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Del. Patrick McDonough has kicked off a campaign urging state lawmakers to repeal the so-called “rain tax,” a law requiring several jurisdictions to adopt stormwater management fees.

“This is the most unpopular tax I’ve ever witnessed,” said McDonough (R-Baltimore, Harford), who served in the House once from 1979 to 1983 and again since 2003. “It’s an example of states robbing local governments of their autonomy.”

McDonough said he will soon be forming a state political action committee to back the campaign, which he expects to include several Democrats.

“We’re going to need those Democrats who voted for this to take a second look and consider the impact,” he said.

Next year’s election should make sure lawmakers pay attention to the issue, McDonough said.

The law, which took effect July 1, required nine counties and Baltimore to adopt the fees, which support the health of the Chesapeake Bay. Property owners are charged based on the amount of impervious surface, but local governments set their own fees.

The Charles County commissioners last month approved a flat $43 fee over a model proposed by county staff that would have charged urban and rural properties differently and assessed businesses, nonprofits and faith-based groups individually. Under that plan, residential properties and farmland would have been charged between $10 and $60, while nonresidential properties would have had to pay between $30 and $25,590, according to county figures.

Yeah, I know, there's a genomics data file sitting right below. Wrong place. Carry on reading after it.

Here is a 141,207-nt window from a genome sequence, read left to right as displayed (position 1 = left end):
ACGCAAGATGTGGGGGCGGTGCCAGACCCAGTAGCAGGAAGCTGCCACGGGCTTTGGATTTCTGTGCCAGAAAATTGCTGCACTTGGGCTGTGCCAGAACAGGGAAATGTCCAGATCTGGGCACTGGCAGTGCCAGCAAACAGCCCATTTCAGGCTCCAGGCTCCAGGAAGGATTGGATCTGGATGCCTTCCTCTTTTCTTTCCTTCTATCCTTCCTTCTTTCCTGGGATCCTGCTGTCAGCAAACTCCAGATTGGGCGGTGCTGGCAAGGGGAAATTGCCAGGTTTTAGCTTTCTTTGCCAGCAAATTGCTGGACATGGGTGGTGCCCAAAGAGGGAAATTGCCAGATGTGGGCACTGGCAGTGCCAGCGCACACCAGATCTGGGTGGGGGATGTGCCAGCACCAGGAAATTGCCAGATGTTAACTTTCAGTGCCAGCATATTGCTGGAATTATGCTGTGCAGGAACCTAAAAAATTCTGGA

One Democrat who won’t be joining McDonough’s campaign is Del. Tom Hucker (D-Montgomery), who sponsored the 2012 bill that created the new law.

Not only do the fees protect the health of the Chesapeake Bay, but stormwater remediation projects resulting from the law will create thousands of construction, engineering and design jobs, Hucker said.

“Historically, my colleagues have been too wise to listen to Del. McDonough,” Hucker said.

Harford County Executive David R. Craig also called for the law’s repeal, saying in a statement Monday that the fees would be a disincentive for businesses, such as those with large parking lots, from coming to Maryland.

Although the two have similar goals, Craig is not participating in McDonough’s campaign, a spokesman for the county executive confirmed.

McDonough said that there is a precedent for the law’s repeal, citing the 6 percent sales tax on online services adopted by lawmakers in 2007 and then repealed before it took effect in 2008 after intense lobbying from tech companies.

Lawmakers, including several Democrats, expressed concern in April that the impact of the fees on businesses, nonprofits and homeowners associations could be greater than anticipated, and said the law may be revisited in the next General Assembly session.

Staff writer Jeff Newman contributed to this report.